Your stomach hurts. You feel bloated and have relentless gas. You use the restroom so frequently that you’re afraid to drive anywhere, exercise, meet with friends, or shop for groceries. You’ve felt like this for so long, you can’t remember a day when you’ve felt well. Sure, you’ve been to the doctor several times, and have been told you have irritable bowel syndrome (IBS). You followed all of the doctor’s instructions, but you still feel horrible. Your “gut” tells you something else must be wrong. And chances are, something more is wrong.
In the past several decades, medical opinion has changed regarding how to diagnose IBS. The older view emphasized that IBS should be regarded primarily as a “diagnosis of exclusion.” A diagnosis was made only after extensive diagnostic testing was done to exclude the many disorders that could possibly cause these symptoms. Testing was also done to rule out the more serious, organic conditions such as cancer, inflammatory diseases, or autoimmune diseases, diseases that can be measured by physical or biological changes.
The newer approach bases diagnosis on defined patterns of signs and symptoms with limited diagnostic testing. Although IBS is one of the most common gastrointestinal disorders, its symptoms are nonspecific and are common to the symptoms of other gastrointestinal diseases.
IBS is a functional disease, which means that there are symptoms of illness, but no clear criterion exists to make a diagnosis; however, the link between IBS and food intolerance is well known. If you have IBS, chances are you have also have a food intolerance. However, having a food intolerance does not mean you have IBS. To clarify, a food intolerance is a response to a food your system has trouble digesting.
For example, sucrose intolerance, medically known as congenital sucrase-isomaltase deficiency (CSID) is one such food intolerance. Individuals suffering from sucrose intolerance lack the enzyme that digests sucrose (white table sugar). The symptoms experienced with sucrose intolerance range from mild to severe gas, bloating, diarrhea, and abdominal discomfort. Since sucrose is in almost everything we eat and these symptoms are so similar to IBS, a misdiagnosis often occurs.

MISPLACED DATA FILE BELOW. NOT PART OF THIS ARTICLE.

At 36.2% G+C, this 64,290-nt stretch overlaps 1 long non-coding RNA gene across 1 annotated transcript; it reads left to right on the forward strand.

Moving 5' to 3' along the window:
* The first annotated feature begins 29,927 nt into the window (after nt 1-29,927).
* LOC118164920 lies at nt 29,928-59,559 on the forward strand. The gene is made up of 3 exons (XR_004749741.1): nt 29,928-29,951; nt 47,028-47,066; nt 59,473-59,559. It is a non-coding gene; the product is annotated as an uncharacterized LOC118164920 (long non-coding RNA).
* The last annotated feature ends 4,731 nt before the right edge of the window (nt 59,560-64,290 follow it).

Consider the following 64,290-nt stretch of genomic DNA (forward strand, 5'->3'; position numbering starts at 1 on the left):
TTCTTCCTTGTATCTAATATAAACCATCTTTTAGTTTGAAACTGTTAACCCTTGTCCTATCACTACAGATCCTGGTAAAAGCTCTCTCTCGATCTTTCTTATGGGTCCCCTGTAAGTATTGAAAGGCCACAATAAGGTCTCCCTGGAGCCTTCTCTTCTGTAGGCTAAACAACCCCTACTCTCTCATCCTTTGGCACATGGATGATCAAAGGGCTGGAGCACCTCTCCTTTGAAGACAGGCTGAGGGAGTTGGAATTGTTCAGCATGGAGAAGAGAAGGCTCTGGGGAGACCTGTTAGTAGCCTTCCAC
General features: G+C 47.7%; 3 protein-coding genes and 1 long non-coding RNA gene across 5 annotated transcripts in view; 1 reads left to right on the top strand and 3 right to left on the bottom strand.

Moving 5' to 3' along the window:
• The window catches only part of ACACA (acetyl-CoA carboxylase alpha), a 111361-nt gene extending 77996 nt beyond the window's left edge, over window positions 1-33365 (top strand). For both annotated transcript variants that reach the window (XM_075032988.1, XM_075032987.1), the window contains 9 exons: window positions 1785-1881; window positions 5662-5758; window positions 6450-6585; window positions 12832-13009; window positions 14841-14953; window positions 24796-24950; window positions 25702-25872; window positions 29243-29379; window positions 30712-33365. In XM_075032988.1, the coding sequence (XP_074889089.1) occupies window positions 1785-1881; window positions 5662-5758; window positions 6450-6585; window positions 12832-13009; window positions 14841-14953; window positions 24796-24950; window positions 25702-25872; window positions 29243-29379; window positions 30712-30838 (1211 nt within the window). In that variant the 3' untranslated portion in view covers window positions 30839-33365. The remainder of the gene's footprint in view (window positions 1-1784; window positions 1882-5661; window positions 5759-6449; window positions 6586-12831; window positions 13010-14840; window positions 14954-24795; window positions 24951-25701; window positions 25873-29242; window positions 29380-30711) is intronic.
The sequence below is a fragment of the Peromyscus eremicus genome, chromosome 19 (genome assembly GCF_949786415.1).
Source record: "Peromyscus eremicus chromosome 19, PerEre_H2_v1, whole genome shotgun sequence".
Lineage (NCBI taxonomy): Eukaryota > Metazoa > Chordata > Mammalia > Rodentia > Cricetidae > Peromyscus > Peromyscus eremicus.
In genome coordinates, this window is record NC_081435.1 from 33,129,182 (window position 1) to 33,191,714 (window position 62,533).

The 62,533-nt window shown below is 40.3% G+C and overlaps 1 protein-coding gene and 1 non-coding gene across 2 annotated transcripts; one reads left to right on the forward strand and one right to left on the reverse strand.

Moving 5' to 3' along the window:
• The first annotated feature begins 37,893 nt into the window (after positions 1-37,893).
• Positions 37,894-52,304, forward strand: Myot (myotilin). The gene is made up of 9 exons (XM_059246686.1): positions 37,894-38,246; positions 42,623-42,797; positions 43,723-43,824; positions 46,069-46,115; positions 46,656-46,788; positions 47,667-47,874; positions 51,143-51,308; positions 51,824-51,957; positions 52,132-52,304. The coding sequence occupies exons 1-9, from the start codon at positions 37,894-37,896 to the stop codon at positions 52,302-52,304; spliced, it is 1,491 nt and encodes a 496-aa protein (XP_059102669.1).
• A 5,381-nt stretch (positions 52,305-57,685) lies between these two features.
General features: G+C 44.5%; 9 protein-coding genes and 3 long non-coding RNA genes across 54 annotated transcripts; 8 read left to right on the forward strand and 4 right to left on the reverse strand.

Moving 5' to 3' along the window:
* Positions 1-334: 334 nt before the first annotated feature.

There is no cure for IBS; it is chronic and unpredictable. But what if that diagnosis is incorrect? How do you begin to find additional answers? A good start for anyone facing an issue with their gut health is to try an elimination diet. An elimination diet is an eating plan that removes potentially problematic or allergy-causing foods from your diet and then slowly reintroduces them, one at a time, to see which foods are tolerated.
Common foods or food groups that are eliminated are those that contain gluten, soy, sugar, peanuts, corn, alcohol, processed foods, and dairy. Elimination lasts anywhere from three to six weeks, allowing your body time to heal from any inflammation caused by a food intolerance. After this time period, you begin to reintroduce one food, like sugar, at a time and eat that food daily for one to two weeks. If symptoms return, you can confirm that this food is a trigger for your symptoms. You continue this process with all of the foods originally eliminated.
Although the elimination diet is just one step toward a more definitive understanding of what’s actually causing your gut symptoms, it is an important step to take. Whether this is your first step or one in several steps already taken, more pieces of the gut health puzzle will come together for you. Working with your doctor and/or a nutritionist is part of the solution. It’s also important to follow your “gut” and listen to what your body is telling you. IBS is not intended to be a one-size-fits-all diagnosis; be an advocate for your health, ask questions, and educate yourself.